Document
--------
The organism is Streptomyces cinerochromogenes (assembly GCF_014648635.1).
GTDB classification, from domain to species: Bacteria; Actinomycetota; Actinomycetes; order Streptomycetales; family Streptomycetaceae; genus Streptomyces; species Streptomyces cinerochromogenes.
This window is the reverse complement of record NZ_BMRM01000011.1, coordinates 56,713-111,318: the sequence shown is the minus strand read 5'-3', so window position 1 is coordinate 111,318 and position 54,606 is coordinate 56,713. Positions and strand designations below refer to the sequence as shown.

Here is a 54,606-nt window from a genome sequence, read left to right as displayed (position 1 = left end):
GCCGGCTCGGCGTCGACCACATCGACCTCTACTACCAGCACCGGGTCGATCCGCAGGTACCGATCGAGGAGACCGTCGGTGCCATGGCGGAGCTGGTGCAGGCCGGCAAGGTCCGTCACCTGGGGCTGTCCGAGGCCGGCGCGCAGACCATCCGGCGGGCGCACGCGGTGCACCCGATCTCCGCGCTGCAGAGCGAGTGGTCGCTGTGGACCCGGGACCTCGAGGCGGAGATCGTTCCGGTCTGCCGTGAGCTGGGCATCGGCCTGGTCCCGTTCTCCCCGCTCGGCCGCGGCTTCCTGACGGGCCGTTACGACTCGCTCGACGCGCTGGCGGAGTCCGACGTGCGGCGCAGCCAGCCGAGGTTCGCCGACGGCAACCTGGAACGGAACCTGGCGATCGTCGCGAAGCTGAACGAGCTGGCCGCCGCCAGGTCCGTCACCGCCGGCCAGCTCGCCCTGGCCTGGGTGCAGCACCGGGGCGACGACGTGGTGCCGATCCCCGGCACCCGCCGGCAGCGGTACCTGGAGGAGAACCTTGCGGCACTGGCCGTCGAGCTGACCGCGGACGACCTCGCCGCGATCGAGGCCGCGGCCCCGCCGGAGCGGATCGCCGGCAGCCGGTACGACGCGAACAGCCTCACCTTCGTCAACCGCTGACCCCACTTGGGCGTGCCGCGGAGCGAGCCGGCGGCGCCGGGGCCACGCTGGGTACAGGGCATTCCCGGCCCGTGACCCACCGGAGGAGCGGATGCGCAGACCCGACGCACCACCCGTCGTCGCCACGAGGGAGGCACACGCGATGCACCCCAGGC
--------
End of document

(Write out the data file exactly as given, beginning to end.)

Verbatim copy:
The organism is Streptomyces cinerochromogenes (assembly GCF_014648635.1).
GTDB classification, from domain to species: Bacteria; Actinomycetota; Actinomycetes; order Streptomycetales; family Streptomycetaceae; genus Streptomyces; species Streptomyces cinerochromogenes.
This window is the reverse complement of record NZ_BMRM01000011.1, coordinates 56,713-111,318: the sequence shown is the minus strand read 5'-3', so window position 1 is coordinate 111,318 and position 54,606 is coordinate 56,713. Positions and strand designations below refer to the sequence as shown.

Here is a 54,606-nt window from a genome sequence, read left to right as displayed (position 1 = left end):
GCCGGCTCGGCGTCGACCACATCGACCTCTACTACCAGCACCGGGTCGATCCGCAGGTACCGATCGAGGAGACCGTCGGTGCCATGGCGGAGCTGGTGCAGGCCGGCAAGGTCCGTCACCTGGGGCTGTCCGAGGCCGGCGCGCAGACCATCCGGCGGGCGCACGCGGTGCACCCGATCTCCGCGCTGCAGAGCGAGTGGTCGCTGTGGACCCGGGACCTCGAGGCGGAGATCGTTCCGGTCTGCCGTGAGCTGGGCATCGGCCTGGTCCCGTTCTCCCCGCTCGGCCGCGGCTTCCTGACGGGCCGTTACGACTCGCTCGACGCGCTGGCGGAGTCCGACGTGCGGCGCAGCCAGCCGAGGTTCGCCGACGGCAACCTGGAACGGAACCTGGCGATCGTCGCGAAGCTGAACGAGCTGGCCGCCGCCAGGTCCGTCACCGCCGGCCAGCTCGCCCTGGCCTGGGTGCAGCACCGGGGCGACGACGTGGTGCCGATCCCCGGCACCCGCCGGCAGCGGTACCTGGAGGAGAACCTTGCGGCACTGGCCGTCGAGCTGACCGCGGACGACCTCGCCGCGATCGAGGCCGCGGCCCCGCCGGAGCGGATCGCCGGCAGCCGGTACGACGCGAACAGCCTCACCTTCGTCAACCGCTGACCCCACTTGGGCGTGCCGCGGAGCGAGCCGGCGGCGCCGGGGCCACGCTGGGTACAGGGCATTCCCGGCCCGTGACCCACCGGAGGAGCGGATGCGCAGACCCGACGCACCACCCGTCGTCGCCACGAGGGAGGCACACGCGATGCACCCCAGGC